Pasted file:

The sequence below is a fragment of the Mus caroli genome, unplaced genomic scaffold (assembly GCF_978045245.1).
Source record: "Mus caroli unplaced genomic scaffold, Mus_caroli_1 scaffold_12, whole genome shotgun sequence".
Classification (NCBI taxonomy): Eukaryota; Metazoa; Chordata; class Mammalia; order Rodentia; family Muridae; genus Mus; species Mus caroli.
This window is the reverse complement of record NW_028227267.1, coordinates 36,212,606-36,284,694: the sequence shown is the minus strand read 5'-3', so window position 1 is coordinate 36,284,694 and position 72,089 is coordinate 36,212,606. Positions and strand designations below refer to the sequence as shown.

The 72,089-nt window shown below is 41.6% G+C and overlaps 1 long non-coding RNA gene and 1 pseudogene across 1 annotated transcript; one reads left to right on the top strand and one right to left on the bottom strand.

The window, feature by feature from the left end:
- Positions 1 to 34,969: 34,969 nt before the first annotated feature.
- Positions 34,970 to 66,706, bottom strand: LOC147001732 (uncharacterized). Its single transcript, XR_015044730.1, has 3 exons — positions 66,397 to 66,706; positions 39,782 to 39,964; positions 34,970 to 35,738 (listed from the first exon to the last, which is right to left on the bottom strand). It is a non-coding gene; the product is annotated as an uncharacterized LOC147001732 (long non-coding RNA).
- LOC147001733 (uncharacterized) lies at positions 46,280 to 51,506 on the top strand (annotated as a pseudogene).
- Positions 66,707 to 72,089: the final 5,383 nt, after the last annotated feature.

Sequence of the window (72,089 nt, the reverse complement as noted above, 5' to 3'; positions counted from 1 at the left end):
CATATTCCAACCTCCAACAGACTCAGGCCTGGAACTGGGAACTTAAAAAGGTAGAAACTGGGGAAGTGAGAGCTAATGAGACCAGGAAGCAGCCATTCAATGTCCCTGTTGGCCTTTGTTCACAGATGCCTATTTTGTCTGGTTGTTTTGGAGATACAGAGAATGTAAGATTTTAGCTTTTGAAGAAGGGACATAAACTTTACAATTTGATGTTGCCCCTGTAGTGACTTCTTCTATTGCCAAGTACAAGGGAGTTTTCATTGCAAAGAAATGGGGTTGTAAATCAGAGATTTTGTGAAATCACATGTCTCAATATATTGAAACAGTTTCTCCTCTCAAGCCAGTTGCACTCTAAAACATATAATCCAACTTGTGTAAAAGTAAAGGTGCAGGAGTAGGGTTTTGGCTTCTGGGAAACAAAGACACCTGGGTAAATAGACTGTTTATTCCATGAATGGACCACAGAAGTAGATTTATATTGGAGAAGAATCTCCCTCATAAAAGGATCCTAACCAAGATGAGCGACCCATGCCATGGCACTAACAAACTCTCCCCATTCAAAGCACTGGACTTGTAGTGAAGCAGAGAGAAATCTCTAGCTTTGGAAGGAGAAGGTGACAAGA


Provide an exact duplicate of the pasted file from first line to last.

The sequence below is a fragment of the Mus caroli genome, unplaced genomic scaffold (assembly GCF_978045245.1).
Source record: "Mus caroli unplaced genomic scaffold, Mus_caroli_1 scaffold_12, whole genome shotgun sequence".
Classification (NCBI taxonomy): Eukaryota; Metazoa; Chordata; class Mammalia; order Rodentia; family Muridae; genus Mus; species Mus caroli.
This window is the reverse complement of record NW_028227267.1, coordinates 36,212,606-36,284,694: the sequence shown is the minus strand read 5'-3', so window position 1 is coordinate 36,284,694 and position 72,089 is coordinate 36,212,606. Positions and strand designations below refer to the sequence as shown.

The 72,089-nt window shown below is 41.6% G+C and overlaps 1 long non-coding RNA gene and 1 pseudogene across 1 annotated transcript; one reads left to right on the top strand and one right to left on the bottom strand.

The window, feature by feature from the left end:
- Positions 1 to 34,969: 34,969 nt before the first annotated feature.
- Positions 34,970 to 66,706, bottom strand: LOC147001732 (uncharacterized). Its single transcript, XR_015044730.1, has 3 exons — positions 66,397 to 66,706; positions 39,782 to 39,964; positions 34,970 to 35,738 (listed from the first exon to the last, which is right to left on the bottom strand). It is a non-coding gene; the product is annotated as an uncharacterized LOC147001732 (long non-coding RNA).
- LOC147001733 (uncharacterized) lies at positions 46,280 to 51,506 on the top strand (annotated as a pseudogene).
- Positions 66,707 to 72,089: the final 5,383 nt, after the last annotated feature.

Sequence of the window (72,089 nt, the reverse complement as noted above, 5' to 3'; positions counted from 1 at the left end):
CATATTCCAACCTCCAACAGACTCAGGCCTGGAACTGGGAACTTAAAAAGGTAGAAACTGGGGAAGTGAGAGCTAATGAGACCAGGAAGCAGCCATTCAATGTCCCTGTTGGCCTTTGTTCACAGATGCCTATTTTGTCTGGTTGTTTTGGAGATACAGAGAATGTAAGATTTTAGCTTTTGAAGAAGGGACATAAACTTTACAATTTGATGTTGCCCCTGTAGTGACTTCTTCTATTGCCAAGTACAAGGGAGTTTTCATTGCAAAGAAATGGGGTTGTAAATCAGAGATTTTGTGAAATCACATGTCTCAATATATTGAAACAGTTTCTCCTCTCAAGCCAGTTGCACTCTAAAACATATAATCCAACTTGTGTAAAAGTAAAGGTGCAGGAGTAGGGTTTTGGCTTCTGGGAAACAAAGACACCTGGGTAAATAGACTGTTTATTCCATGAATGGACCACAGAAGTAGATTTATATTGGAGAAGAATCTCCCTCATAAAAGGATCCTAACCAAGATGAGCGACCCATGCCATGGCACTAACAAACTCTCCCCATTCAAAGCACTGGACTTGTAGTGAAGCAGAGAGAAATCTCTAGCTTTGGAAGGAGAAGGTGACAAGA